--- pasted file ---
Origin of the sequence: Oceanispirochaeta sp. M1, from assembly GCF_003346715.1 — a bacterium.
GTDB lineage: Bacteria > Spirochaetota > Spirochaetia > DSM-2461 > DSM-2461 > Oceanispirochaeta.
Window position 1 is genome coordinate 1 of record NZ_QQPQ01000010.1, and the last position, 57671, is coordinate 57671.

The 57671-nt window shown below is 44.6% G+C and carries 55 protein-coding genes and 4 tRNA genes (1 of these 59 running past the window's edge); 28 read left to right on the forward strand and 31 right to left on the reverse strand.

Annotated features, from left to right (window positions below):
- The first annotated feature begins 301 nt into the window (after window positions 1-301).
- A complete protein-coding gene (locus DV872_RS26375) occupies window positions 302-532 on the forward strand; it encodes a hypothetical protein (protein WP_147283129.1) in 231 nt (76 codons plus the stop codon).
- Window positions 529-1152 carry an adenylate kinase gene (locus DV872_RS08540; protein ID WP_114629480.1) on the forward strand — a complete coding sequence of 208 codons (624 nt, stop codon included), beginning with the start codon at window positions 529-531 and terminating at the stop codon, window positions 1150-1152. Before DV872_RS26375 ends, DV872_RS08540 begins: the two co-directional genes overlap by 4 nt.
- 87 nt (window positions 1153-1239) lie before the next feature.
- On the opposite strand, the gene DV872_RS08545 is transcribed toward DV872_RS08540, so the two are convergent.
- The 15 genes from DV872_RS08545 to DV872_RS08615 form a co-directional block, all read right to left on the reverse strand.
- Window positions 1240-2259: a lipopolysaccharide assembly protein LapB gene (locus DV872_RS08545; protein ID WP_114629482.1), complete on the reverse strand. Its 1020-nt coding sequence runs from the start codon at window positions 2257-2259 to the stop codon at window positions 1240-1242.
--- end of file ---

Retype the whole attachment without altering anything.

Origin of the sequence: Oceanispirochaeta sp. M1, from assembly GCF_003346715.1 — a bacterium.
GTDB lineage: Bacteria > Spirochaetota > Spirochaetia > DSM-2461 > DSM-2461 > Oceanispirochaeta.
Window position 1 is genome coordinate 1 of record NZ_QQPQ01000010.1, and the last position, 57671, is coordinate 57671.

The 57671-nt window shown below is 44.6% G+C and carries 55 protein-coding genes and 4 tRNA genes (1 of these 59 running past the window's edge); 28 read left to right on the forward strand and 31 right to left on the reverse strand.

Annotated features, from left to right (window positions below):
- The first annotated feature begins 301 nt into the window (after window positions 1-301).
- A complete protein-coding gene (locus DV872_RS26375) occupies window positions 302-532 on the forward strand; it encodes a hypothetical protein (protein WP_147283129.1) in 231 nt (76 codons plus the stop codon).
- Window positions 529-1152 carry an adenylate kinase gene (locus DV872_RS08540; protein ID WP_114629480.1) on the forward strand — a complete coding sequence of 208 codons (624 nt, stop codon included), beginning with the start codon at window positions 529-531 and terminating at the stop codon, window positions 1150-1152. Before DV872_RS26375 ends, DV872_RS08540 begins: the two co-directional genes overlap by 4 nt.
- 87 nt (window positions 1153-1239) lie before the next feature.
- On the opposite strand, the gene DV872_RS08545 is transcribed toward DV872_RS08540, so the two are convergent.
- The 15 genes from DV872_RS08545 to DV872_RS08615 form a co-directional block, all read right to left on the reverse strand.
- Window positions 1240-2259: a lipopolysaccharide assembly protein LapB gene (locus DV872_RS08545; protein ID WP_114629482.1), complete on the reverse strand. Its 1020-nt coding sequence runs from the start codon at window positions 2257-2259 to the stop codon at window positions 1240-1242.